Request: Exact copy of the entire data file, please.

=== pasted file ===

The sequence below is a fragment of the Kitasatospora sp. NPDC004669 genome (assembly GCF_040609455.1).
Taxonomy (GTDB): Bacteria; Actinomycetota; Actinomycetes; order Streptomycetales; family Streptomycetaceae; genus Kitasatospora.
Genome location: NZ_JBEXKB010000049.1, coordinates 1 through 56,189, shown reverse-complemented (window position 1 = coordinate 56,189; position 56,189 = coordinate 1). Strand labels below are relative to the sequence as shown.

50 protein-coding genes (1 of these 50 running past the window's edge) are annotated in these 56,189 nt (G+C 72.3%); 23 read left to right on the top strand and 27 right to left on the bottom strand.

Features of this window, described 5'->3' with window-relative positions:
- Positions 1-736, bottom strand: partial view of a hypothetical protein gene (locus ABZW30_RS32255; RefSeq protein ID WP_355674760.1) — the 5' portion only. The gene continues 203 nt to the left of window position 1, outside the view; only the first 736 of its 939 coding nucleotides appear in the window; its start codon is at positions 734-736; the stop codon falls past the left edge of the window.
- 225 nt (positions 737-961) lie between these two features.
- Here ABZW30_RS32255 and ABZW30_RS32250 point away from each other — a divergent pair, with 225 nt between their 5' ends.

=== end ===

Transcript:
The sequence below is a fragment of the Kitasatospora sp. NPDC004669 genome (assembly GCF_040609455.1).
Taxonomy (GTDB): Bacteria; Actinomycetota; Actinomycetes; order Streptomycetales; family Streptomycetaceae; genus Kitasatospora.
Genome location: NZ_JBEXKB010000049.1, coordinates 1 through 56,189, shown reverse-complemented (window position 1 = coordinate 56,189; position 56,189 = coordinate 1). Strand labels below are relative to the sequence as shown.

50 protein-coding genes (1 of these 50 running past the window's edge) are annotated in these 56,189 nt (G+C 72.3%); 23 read left to right on the top strand and 27 right to left on the bottom strand.

Features of this window, described 5'->3' with window-relative positions:
- Positions 1-736, bottom strand: partial view of a hypothetical protein gene (locus ABZW30_RS32255; RefSeq protein ID WP_355674760.1) — the 5' portion only. The gene continues 203 nt to the left of window position 1, outside the view; only the first 736 of its 939 coding nucleotides appear in the window; its start codon is at positions 734-736; the stop codon falls past the left edge of the window.
- 225 nt (positions 737-961) lie between these two features.
- Here ABZW30_RS32255 and ABZW30_RS32250 point away from each other — a divergent pair, with 225 nt between their 5' ends.